Langholsskoli is a primary and secondary school providing education for 6-16 years olds in accordance with Iceland’s compulsory school act of June 12th 2008. This act consolidated compulsory education duration of 10 years.
The school is sub-divided into:
- 1. Primary School
- 1st-4th Grade (308 pupils)
- 2. Lower secondary School
- 5th-7th Grade (179 pupils)
- 3. Upper secondary School
- 8th-10th Grade (143 pupils)
Icelandic schools are governed and operate in accordance with the national curriculum guidelines, 2013. These place central emphasis upon general education “to advance the individual’s capacity for meeting the challenges of everyday life”, to understand and realise their individual potential and fulfil their future roles with a complex society. Accordingly, each school is responsible for implementing the “fundamental pillars” of the national curriculum within the main fields of knowledge and skills available for acquisition within the school, as appropriate to individual needs and capacities. These “fundamental pillars” are:
- Health and welfare;
- Democracy and human rights;
Within this this overall framework, Langholtsskóli has two specific areas of nationally acknowledged strength: a range of initiatives supporting children’s transitions from pre-school (see below) and a specialized department for children with autism. The latter encompasses nine pupils from Reykjavik and has two special educators, three teachers and one assistant. The school provides specialised support for approximately 22 pupils with autism and also a significant number of other students with special educational needs. There are three special education centres for each grade and a special education centre for 1st-4th grade pupils, staffed by 2.5 special needs teachers, a specialized therapist and four teaching assistants.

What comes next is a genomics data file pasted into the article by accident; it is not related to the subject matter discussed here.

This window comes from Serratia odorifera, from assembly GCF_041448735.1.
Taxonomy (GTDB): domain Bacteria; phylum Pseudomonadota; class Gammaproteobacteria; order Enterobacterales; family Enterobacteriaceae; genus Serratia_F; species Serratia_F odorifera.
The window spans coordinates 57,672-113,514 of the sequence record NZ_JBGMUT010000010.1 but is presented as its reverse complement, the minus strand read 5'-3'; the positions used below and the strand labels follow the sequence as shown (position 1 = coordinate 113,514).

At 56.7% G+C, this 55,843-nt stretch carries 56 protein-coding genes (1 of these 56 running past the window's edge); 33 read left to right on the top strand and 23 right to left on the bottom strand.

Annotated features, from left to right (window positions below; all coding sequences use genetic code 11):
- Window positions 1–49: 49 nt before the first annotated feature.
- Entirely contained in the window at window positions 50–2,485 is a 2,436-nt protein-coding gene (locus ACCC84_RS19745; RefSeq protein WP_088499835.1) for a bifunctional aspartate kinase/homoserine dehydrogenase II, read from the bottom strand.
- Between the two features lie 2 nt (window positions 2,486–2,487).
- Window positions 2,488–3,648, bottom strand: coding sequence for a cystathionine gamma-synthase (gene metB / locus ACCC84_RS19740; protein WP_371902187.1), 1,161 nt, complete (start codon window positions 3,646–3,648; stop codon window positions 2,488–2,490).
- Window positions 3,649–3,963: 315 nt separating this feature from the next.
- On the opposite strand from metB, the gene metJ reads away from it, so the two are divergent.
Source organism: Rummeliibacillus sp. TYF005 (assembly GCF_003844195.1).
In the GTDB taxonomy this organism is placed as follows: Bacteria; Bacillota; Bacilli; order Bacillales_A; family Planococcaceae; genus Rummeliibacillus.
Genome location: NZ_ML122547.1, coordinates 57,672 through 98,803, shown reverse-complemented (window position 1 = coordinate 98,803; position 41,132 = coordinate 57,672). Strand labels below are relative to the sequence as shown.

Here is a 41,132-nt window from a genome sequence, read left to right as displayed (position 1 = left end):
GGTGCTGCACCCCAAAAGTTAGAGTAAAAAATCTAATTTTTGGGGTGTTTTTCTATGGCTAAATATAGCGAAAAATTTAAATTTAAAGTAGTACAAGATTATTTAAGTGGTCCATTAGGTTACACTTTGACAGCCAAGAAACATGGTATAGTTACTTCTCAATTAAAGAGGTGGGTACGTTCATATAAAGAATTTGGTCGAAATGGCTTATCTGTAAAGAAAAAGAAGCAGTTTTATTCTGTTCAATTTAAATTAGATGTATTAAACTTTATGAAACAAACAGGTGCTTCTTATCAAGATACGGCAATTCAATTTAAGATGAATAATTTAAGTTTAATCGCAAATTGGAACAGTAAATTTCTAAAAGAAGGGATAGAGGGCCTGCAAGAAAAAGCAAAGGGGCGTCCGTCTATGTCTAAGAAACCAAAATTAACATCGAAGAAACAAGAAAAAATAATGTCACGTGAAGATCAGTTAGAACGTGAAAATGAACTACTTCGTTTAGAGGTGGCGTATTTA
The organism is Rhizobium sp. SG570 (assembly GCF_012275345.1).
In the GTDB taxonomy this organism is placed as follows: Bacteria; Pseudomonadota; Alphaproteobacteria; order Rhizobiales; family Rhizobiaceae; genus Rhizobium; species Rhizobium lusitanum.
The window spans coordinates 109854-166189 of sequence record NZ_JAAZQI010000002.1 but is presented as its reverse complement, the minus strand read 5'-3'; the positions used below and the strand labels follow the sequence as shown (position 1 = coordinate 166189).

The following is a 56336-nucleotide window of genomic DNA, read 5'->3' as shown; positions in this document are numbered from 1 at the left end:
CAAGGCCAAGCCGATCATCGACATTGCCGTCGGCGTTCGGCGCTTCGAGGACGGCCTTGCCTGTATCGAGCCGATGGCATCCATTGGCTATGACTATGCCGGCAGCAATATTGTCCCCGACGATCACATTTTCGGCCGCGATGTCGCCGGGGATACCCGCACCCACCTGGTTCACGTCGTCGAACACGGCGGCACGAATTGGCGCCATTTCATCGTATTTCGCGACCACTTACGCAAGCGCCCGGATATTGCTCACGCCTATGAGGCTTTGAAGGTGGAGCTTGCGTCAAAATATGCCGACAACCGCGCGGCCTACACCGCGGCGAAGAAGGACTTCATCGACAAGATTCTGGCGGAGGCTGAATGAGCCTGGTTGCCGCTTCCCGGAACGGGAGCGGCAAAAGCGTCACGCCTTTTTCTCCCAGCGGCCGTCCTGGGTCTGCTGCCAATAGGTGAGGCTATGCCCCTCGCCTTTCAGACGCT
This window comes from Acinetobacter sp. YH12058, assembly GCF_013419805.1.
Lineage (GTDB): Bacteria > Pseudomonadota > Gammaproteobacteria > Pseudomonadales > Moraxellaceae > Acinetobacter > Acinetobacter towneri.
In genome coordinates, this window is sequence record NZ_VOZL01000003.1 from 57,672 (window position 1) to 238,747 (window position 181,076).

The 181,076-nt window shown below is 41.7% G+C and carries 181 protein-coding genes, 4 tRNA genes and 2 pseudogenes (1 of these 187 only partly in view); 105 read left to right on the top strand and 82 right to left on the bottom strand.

The activities and expertise of Langholtsskoli relevant to the Project:
A current priority for our school is to play a central role in the implementation of the directives. In the 2013 national curriculum concerning transitions between pre-school and primary education. This says that:
“.....in order to accommodate the different needs of children a head teacher may authorise that a child may start school attendance before the age of six. Before such a decision is made,it is essential that the personnel of the relevant preschool and compulsory school have discussed the matter according to the Preschool act and the Compulsory School act. Municipalities are to initiate cooperation between preschools and compulsory schools. The school curriculum guide is to detail this cooperation and how to arrange efficient transfer and adaptation between school levels......... children’s preschool study, experience and competence should be the basis for their compulsory school study......Positive transfer from pre-school to compulsory school also involves the children’s preparation and adaptation...... At the completion of preschool certain information exists on the children. In order to ensure that study at compulsory school is based on the study and experience at preschool, and to optimise their adaptation, certain information on all children is to follow them to compulsory school. This can, for example, be in the form of a portfolio that the children have taken part in making. Parents are important contacts between the two school levels and give information on their children and their preschool attendance. Furthermore, they are entitled to be informed about the data that follow each child from preschool to compulsory school and have a possibility to respond to them....The connection between preschool and compulsory school is a cooperative venture for parents and teachers of both school levels where the welfare of the child is in focus.....Teachers at both school levels should study the education and working methods of each other for children to experience continuity from preschool to compulsory school. In order to ensure this, preschools and compulsory schools should work out a plan that contains the common emphases of both school levels according to the national Curriculum Guide. Such plans are to be issued in school curriculum guides at both school levels....“
Langholtsskóli has been centrally and closely involved in a national project directed towards this closer integration of children’s pre-school and primary school experience, the increased significance and sharing of after school activities within early years education. The project aims generally at building bridges between children’s pre-school, primary, and after school experiential learning.